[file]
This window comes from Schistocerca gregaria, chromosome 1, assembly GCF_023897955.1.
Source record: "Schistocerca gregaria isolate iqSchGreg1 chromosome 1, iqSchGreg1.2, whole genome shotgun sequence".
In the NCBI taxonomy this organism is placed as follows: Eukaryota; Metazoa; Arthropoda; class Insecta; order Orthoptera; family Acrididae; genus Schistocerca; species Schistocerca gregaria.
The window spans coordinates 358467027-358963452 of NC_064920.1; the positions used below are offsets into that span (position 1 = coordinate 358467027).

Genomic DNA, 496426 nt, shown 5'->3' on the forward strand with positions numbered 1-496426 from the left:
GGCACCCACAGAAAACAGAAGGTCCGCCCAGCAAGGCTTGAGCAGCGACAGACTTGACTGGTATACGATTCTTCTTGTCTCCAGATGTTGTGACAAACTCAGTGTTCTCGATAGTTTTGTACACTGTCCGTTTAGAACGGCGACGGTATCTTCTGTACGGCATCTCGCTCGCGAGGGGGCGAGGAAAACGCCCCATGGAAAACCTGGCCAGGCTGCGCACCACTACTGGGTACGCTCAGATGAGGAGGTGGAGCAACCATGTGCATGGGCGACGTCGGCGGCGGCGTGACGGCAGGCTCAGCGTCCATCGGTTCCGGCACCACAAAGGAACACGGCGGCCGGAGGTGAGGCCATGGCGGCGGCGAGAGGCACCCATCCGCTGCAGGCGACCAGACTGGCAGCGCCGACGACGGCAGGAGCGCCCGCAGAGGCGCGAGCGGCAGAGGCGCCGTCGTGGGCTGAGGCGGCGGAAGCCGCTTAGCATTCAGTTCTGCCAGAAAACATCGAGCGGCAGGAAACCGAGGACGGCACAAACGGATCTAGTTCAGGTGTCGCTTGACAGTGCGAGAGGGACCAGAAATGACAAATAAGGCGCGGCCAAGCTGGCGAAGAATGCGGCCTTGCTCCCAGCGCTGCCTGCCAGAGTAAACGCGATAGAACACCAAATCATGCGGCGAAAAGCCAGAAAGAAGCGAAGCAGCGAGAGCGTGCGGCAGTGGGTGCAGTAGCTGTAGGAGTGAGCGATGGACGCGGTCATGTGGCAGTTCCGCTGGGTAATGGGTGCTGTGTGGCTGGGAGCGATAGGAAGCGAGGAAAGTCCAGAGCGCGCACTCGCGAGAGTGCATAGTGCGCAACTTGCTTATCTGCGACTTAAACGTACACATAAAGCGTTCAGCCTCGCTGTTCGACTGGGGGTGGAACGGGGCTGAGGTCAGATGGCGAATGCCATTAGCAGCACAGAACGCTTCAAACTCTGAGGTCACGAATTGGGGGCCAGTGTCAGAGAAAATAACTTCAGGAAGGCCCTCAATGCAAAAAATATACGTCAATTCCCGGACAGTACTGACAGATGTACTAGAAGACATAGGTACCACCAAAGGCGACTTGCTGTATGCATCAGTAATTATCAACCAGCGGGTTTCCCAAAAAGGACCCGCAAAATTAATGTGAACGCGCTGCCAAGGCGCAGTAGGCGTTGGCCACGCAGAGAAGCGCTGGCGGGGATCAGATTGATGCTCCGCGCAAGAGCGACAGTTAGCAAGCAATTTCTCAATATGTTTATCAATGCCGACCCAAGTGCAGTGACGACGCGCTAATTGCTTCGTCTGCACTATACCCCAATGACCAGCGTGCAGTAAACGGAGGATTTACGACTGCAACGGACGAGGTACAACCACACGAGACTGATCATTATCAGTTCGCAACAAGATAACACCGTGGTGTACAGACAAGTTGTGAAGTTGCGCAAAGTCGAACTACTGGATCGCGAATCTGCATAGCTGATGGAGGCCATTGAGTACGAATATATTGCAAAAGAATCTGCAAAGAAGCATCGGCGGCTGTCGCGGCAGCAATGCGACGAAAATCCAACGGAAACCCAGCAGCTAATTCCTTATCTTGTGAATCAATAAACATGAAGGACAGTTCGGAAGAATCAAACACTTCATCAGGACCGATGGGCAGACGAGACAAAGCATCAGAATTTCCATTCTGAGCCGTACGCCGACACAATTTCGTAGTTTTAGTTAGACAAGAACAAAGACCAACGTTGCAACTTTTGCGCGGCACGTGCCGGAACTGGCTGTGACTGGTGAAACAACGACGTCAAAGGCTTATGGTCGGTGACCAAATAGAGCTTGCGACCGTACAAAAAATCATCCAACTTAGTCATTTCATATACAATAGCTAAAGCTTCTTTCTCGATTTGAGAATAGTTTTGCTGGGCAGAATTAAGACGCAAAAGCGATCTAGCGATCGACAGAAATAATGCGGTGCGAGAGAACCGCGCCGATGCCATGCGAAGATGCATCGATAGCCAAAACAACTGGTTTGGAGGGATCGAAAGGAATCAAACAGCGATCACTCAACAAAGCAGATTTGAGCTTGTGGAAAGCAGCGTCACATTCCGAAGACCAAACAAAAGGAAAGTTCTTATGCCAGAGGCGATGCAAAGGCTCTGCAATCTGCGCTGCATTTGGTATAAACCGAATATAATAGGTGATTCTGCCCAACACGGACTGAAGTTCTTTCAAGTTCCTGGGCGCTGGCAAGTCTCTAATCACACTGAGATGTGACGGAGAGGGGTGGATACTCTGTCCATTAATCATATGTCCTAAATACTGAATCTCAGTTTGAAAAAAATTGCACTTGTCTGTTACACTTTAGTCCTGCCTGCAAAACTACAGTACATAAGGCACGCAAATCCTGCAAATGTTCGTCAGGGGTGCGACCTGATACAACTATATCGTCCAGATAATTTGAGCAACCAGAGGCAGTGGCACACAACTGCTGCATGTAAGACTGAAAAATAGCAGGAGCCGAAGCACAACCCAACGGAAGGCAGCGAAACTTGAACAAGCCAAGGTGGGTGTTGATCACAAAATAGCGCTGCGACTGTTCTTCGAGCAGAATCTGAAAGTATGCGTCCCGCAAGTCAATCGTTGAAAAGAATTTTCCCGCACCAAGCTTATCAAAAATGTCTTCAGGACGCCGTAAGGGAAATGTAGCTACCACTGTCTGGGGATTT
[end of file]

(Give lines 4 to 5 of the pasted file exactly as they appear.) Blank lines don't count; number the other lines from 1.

The window spans coordinates 358467027-358963452 of NC_064920.1; the positions used below are offsets into that span (position 1 = coordinate 358467027).

Genomic DNA, 496426 nt, shown 5'->3' on the forward strand with positions numbered 1-496426 from the left: